Advertisement:

As far as the teeth thing, I know that it can be very scary, and he may need your help. You may have to go with him. But he has to go. He has to take this step, as an act of courage and love and respect, both for you and for himself.


What? You want more?

  • Read more Cary Tennis in the Since You Asked directory.
  • See what others are saying and/or join the conversation in the Table Talk forum.
  • Ask for advice or make a comment to Cary Tennis.
  • Send a letter to Salon's editors not for publication.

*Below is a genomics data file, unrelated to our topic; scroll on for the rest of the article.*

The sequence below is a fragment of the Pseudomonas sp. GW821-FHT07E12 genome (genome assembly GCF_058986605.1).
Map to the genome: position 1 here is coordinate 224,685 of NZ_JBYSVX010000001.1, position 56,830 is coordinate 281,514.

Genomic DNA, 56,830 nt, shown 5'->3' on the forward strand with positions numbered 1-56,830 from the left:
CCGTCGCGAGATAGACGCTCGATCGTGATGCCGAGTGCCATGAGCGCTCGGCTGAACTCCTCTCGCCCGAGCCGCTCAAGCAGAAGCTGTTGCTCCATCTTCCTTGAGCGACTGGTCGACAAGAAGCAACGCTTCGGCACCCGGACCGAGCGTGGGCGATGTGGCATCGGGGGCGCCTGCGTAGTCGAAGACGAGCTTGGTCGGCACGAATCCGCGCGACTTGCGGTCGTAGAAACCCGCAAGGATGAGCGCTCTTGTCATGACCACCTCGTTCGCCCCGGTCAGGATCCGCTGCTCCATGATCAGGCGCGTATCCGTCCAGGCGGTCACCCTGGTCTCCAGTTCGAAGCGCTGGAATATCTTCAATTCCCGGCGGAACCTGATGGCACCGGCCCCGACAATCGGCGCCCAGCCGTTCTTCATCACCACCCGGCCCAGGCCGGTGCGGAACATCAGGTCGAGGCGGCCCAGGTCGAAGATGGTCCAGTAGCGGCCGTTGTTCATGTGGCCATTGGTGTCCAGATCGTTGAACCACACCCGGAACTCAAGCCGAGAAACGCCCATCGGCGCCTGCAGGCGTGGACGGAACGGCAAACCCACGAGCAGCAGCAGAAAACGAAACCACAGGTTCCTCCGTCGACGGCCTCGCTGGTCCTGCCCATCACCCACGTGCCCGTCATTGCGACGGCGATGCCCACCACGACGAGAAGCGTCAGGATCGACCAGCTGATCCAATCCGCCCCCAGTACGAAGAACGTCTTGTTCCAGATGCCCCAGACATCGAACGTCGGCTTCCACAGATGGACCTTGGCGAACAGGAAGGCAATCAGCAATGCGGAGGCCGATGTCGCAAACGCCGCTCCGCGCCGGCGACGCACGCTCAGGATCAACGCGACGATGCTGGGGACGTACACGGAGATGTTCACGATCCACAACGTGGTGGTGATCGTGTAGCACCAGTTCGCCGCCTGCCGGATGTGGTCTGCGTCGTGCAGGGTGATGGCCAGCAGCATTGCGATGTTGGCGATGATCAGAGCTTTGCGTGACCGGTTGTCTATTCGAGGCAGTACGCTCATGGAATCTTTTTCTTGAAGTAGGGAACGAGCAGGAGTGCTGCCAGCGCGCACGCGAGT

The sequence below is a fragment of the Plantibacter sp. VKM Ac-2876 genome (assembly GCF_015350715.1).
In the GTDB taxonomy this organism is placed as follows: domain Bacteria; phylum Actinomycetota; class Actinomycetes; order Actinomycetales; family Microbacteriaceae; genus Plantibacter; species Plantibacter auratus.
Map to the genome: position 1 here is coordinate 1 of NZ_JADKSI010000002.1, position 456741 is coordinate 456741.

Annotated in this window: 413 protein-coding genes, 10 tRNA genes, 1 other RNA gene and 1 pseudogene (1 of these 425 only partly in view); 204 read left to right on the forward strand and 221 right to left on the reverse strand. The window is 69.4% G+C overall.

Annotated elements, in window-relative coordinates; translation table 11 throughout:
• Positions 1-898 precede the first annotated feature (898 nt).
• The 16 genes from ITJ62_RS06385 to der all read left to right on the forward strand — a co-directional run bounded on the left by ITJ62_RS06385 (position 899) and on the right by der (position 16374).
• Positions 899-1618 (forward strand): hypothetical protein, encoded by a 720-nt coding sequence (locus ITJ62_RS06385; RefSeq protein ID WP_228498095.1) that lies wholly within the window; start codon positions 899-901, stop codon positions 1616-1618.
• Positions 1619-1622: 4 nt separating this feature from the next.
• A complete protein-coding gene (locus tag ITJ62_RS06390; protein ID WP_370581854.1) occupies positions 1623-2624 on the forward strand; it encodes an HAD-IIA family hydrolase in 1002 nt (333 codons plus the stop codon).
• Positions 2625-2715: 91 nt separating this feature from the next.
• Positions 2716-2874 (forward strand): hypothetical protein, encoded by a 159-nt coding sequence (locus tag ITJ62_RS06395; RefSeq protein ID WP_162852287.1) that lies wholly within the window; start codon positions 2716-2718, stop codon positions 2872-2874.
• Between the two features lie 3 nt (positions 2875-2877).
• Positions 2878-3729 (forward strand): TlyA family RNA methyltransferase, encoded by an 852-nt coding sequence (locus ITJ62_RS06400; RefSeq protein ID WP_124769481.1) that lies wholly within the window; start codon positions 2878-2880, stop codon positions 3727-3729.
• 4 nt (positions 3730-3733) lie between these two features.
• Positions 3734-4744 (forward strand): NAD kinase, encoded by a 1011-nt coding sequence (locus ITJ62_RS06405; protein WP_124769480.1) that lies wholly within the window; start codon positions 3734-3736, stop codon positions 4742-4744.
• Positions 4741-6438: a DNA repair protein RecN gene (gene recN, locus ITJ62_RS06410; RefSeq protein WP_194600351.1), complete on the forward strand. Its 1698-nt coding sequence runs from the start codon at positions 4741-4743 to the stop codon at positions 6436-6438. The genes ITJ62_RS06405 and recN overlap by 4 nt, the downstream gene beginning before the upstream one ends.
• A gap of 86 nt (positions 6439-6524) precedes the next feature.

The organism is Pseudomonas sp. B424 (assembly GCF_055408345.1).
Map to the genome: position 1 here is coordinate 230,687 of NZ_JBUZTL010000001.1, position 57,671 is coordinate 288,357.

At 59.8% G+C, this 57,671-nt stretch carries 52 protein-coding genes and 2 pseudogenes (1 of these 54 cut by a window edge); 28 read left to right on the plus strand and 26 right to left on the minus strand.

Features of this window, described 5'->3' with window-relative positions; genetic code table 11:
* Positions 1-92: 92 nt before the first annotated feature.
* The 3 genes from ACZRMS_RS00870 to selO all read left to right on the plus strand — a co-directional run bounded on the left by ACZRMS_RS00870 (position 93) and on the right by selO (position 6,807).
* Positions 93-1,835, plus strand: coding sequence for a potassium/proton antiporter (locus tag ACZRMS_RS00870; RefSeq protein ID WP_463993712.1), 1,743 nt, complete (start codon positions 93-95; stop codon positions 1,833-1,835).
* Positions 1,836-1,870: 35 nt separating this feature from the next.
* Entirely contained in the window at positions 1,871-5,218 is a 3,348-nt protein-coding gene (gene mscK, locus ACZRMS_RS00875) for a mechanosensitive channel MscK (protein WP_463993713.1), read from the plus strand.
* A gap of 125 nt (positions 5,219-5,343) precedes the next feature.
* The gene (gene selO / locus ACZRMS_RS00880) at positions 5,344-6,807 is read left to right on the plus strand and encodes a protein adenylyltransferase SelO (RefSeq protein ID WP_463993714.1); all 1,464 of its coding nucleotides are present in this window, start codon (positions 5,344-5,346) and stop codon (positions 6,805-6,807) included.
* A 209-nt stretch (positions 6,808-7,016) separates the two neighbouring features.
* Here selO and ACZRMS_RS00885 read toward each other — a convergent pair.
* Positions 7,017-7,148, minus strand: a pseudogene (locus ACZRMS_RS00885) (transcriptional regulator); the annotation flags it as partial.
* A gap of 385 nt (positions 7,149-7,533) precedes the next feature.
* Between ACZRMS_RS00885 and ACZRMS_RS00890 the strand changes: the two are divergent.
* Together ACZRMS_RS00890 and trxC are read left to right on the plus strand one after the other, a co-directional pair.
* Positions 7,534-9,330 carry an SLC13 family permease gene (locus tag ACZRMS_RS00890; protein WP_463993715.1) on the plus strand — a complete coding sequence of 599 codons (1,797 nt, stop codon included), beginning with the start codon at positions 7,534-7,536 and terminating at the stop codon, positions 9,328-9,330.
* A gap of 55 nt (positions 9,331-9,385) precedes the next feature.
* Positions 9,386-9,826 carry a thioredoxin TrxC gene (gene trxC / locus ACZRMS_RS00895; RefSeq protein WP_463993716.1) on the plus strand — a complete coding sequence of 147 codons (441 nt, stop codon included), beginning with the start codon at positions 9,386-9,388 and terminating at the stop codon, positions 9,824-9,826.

• Advertisement:

    Cary Tennis

    MORE FROM Cary TennisFOLLOW @carytennisLIKE Cary Tennis

    Related Topics ------------------------------------------

    Health Healthcare Reform Since You Asked




    BROWSE SALON.COM
    COMPLETELY AD FREE,
    FOR THE NEXT HOUR

    Read Now, Pay Later - no upfront
    registration for 1-Hour Access

    Click Here
    7-Day Access and Monthly
    Subscriptions also available
    No tracking or personal data collection
    beyond name and email address

    •••


    Fearless journalism
    in your inbox every day

    Sign up for our free newsletter

    • • •